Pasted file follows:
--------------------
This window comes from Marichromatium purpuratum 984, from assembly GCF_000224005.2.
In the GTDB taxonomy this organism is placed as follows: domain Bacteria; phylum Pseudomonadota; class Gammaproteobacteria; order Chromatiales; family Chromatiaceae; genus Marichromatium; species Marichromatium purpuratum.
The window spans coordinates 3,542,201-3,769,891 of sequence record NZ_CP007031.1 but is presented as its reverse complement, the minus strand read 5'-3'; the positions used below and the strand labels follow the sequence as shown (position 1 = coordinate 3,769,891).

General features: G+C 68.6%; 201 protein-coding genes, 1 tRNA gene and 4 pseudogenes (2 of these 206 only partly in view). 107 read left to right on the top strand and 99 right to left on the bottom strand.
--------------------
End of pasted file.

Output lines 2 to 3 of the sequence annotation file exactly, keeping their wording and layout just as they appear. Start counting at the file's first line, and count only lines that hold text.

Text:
In the GTDB taxonomy this organism is placed as follows: domain Bacteria; phylum Pseudomonadota; class Gammaproteobacteria; order Chromatiales; family Chromatiaceae; genus Marichromatium; species Marichromatium purpuratum.
The window spans coordinates 3,542,201-3,769,891 of sequence record NZ_CP007031.1 but is presented as its reverse complement, the minus strand read 5'-3'; the positions used below and the strand labels follow the sequence as shown (position 1 = coordinate 3,769,891).